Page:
Some initial thoughts after three incredible months of TED & TEDx
I had a great conversation over dinner in uptown Waterloo with one of my best friends earlier this evening. As we talked, it dawned on me that one of the reasons why I felt so wound up and restless these last few weeks, including this past week after coming back from Doha, was because I actually hadn’t given myself the space nor the time to really decompress and reflect on everything that I’d been through these past three months: TEDActive, TEDxWaterloo and TEDxSummit, taking place one after another with a few weeks of downtime in between.
All of this while also going through the numerous challenges, including the highs and the lows, of building a startup tech company with a great team right here in Waterloo (keeping in mind that we only incorporated as a company in January early this year).
Although these past three months have been incredible, they have also been a series of ‘Go Go Go’, where I think I’ve now hit a wall, metaphorically speaking of course, with the amount of new information and the range of perspectives that I can take in at the present moment. Using a phrase borrowed from a conference that I attended in Stratford, Ontario last week: ‘I’m conferenced-out’.
I also wasn’t kidding when I wrote shortly after coming back from Doha that I was still trying to find the words to describe the magic and the ‘power of X’ that took place at the TEDxSummit. (for a great reflection piece, check out TEDxEdmonton Ken Bautista’s blog post here)
To say that the trip to Doha with 700+ TEDx organizers from around the world was transformational, would be an understatement.
And yet, somehow, a part of me believes that the magic experienced at the TEDxSummit in Doha — where we caught a glimpse of it at TEDActive this year given the 300+ TEDx organizers in attendance — CAN be re-created in communities worldwide with local TEDx events IF the environment is conducive to turning ideas worth spreading into actions worth doing for the betterment of the community.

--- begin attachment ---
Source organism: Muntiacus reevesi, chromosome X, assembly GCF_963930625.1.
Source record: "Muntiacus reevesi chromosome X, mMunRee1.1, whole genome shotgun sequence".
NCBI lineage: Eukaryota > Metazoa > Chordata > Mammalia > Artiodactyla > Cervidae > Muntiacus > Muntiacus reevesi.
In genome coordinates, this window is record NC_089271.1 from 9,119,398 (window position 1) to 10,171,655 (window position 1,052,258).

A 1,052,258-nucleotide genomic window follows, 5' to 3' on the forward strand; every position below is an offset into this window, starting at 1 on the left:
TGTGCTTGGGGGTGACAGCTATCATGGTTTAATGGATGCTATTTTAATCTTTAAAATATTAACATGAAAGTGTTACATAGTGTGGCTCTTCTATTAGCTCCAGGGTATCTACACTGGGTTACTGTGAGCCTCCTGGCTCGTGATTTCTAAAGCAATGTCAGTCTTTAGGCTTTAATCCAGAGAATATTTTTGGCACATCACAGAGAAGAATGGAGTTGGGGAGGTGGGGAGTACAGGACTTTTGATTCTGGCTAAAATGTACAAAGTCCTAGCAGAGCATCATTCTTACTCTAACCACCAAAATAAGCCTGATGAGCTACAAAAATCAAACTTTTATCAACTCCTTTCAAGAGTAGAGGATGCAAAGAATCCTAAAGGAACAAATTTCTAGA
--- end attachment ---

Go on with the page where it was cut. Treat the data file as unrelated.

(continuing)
With over 90+ nationalities represented at the TEDxSummit, I also realize that I may have just gotten a glimpse of what world peace could look like: where we, as humanity, with mutual respect, genuine trust and empathy for one another, work through our differences in cultural backgrounds, values and perspectives, in order to achieve a goal much larger than our individual selves.
These are some initial thoughts that I have on where I see TEDx heading, and the important role that TED will play in continuing to foster this global movement. I will definitely have more to say in upcoming blog posts, complete with examples and short stories, as I’m still tying to make sense of it all while going through all of my notes and recalling all of the discussions that I have had with numerous TEDx organizers from different parts of the world.
Being surrounded by hundreds of TEDx organizers from around the world, each with a vision for positive change in their local community using TEDx as the open platform, has certainly been inspiring.
All these years where I have held the firm belief that a better world is possible and where we have the power to create the future we envision, and then discovering a whole community of like-minded TED and TEDx organizers who feel, think and act the same way, is even more inspiring. To quote one of my fellow TEDx organizers on the last day of the TEDxSummit:
“TEDx has brought us home… we can share this journey together.”
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